Few teams can have such a chasm in qual­ity be­tween their first choice XI and their re­serves.

In de­fence, Jeremy Mathieu and for­mer Ar­se­nal skip­per Thomas Ver­mae­len are a long way from the level of first-choice cen­tre­backs Ger­ard Pique and Javier Mascher­ano.

In mid­field Arda Tu­ran is tak­ing some time to set­tle since his move from Atletico Madrid, while there are con­cerns his bustling, all-ac­tion style is ill-suited to Barcelona’s pass­ing game.

And up front, the pri­mary al­ter­na­tive has been Mu­nir El Had­dadi, who has im­pressed while scor­ing eight goals but is clearly not at the level of Messi, Suarez and Ney­mar.

In­deed, the only po­si­tion where the backup is on a sim­i­lar level to the first choice is in goal, where Clau­dio Bravo plays in La Liga games and Marc-an­dre ter Ste­gen gets the nod in Europe.

That un­doubt­edly contributes to En­rique’s ret­i­cence to rest play­ers, and it is no sur­prise that Barcelona are ac­tively seek­ing a fourth-choice striker to act as an al­ter­na­tive to their cur­rent front three.

The lead­ing favourite at the time of writ­ing is Sevilla for­ward Kevin Gameiro, and with 24 goals this sea­son he is the kind of high-cal­i­bre op­tion they need if this slump is to be avoided in the fu­ture.

In Barcelona’s de­fence, it should be pointed out that they have just en­dured a par­tic­u­larly hor­ri­ble se­ries of fix­tures.

Their woe­ful run be­gan with a draw against a Vil­lar­real side who will face Liver­pool in the Europa League semi-fi­nals, while the two-legged semi-fi­nal against Atletico was a bru­tal, ex­haust­ing af­fair.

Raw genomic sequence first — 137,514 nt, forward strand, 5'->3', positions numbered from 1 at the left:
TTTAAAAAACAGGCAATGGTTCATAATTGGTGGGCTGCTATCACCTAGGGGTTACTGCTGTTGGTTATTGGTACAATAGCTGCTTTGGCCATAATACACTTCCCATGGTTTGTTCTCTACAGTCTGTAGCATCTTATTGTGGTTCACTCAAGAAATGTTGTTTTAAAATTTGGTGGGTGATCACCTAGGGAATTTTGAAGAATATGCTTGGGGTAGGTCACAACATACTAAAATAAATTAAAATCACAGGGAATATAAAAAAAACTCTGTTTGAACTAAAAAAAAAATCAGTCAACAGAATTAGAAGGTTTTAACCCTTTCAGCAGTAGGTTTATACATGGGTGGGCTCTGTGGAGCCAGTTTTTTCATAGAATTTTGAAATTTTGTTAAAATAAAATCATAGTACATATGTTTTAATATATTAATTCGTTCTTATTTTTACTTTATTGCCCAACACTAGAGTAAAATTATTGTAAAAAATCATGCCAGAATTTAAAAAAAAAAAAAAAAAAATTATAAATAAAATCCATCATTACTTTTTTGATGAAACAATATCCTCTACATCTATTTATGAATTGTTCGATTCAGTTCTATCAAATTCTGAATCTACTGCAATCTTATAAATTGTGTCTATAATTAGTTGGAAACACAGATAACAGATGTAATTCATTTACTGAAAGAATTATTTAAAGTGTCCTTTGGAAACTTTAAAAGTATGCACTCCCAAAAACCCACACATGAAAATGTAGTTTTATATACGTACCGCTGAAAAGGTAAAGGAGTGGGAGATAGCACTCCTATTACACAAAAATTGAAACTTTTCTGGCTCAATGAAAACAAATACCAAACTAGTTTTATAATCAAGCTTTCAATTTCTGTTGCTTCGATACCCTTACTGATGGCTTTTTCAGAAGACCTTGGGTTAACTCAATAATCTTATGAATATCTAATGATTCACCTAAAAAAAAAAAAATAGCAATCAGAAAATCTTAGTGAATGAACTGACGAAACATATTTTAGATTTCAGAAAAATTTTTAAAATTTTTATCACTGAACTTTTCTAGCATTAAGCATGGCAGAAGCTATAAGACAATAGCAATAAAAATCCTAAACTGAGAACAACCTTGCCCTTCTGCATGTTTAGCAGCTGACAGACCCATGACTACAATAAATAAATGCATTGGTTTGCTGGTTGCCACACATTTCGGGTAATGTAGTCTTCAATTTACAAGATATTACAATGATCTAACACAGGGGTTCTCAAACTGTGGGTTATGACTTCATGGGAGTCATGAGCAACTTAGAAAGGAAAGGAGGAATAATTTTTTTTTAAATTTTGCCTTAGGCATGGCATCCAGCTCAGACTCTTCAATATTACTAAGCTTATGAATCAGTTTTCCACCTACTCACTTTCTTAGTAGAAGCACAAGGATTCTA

The Clas­sico was drain­ing for En­rique’s team, while what was on pa­per their eas­i­est game of the lot — away to Real So­ciedad —was al­ways likely to be tricky, with Bar- celona hav­ing lost on each of their three pre­vi­ous vis­its to the Basque country.

So it proved, while they were un­able to raise them­selves for a Va­len­cia team that has en­joyed an up­surge in form since Pako Ayestaran suc­ceeded Gary Neville.

Last night, Barcelona trav­elled to face a Der­portivo side that have won just one of their last 19 games, while their last four La Liga games are all winnable be­fore they face Sevilla in the Copa del Rey Fi­nal. So what are the rea­sons for op­ti­mism? Well, de­spite the events of the last month, Barcelona still have their des­tiny in their own hands. They have what looks on pa­per to be the sim­plest run-in — par­tic­u­larly as ti­tle-ri­vals Real and Atletico may be dis­tracted by their up­com­ing Cham­pi­ons League semi-fi­nals.

There is also an ex­pec­ta­tion that Barcelona’s luck must turn. Their for­tunes were per­haps best summed up by their strug­gles against Va­len­cia, when Barcelona found them­selves two goals be­hind at half-time de­spite their op­po­nents hav­ing just one shot on tar­get as Ivan Rakitic’s own-goal was fol­lowed by Santi Mina’s fine sec­ond.

There is also the feel­ing that this team is too good not to re­spond. En­rique is a rel­a­tively in­ex­pe­ri­enced coach, but he is pre­sid­ing over a team of se­rial win­ners who showed no signs of crum­pling at this stage last sea­son.

That said, there is gen­uine doubt over this Barcelona team for the first time since they swept all be­fore them last May.

The smart money is that it is sim­ply a blip — one that has cost them the chance of be­com­ing the first team in the mod­ern era to re­tain their Cham­pi­ons League crown but should not pre­vent them from suc­cess­fully de­fend­ing their La Liga ti­tle.

A month ago, how­ever, you would have been laughed at for sug­gest­ing this Barcelona team would win one game in six. Sud­denly, the ti­tle race in Spain is very much back on. — thetele­graph.com

FC Barcelona have gone on a sud­den slump.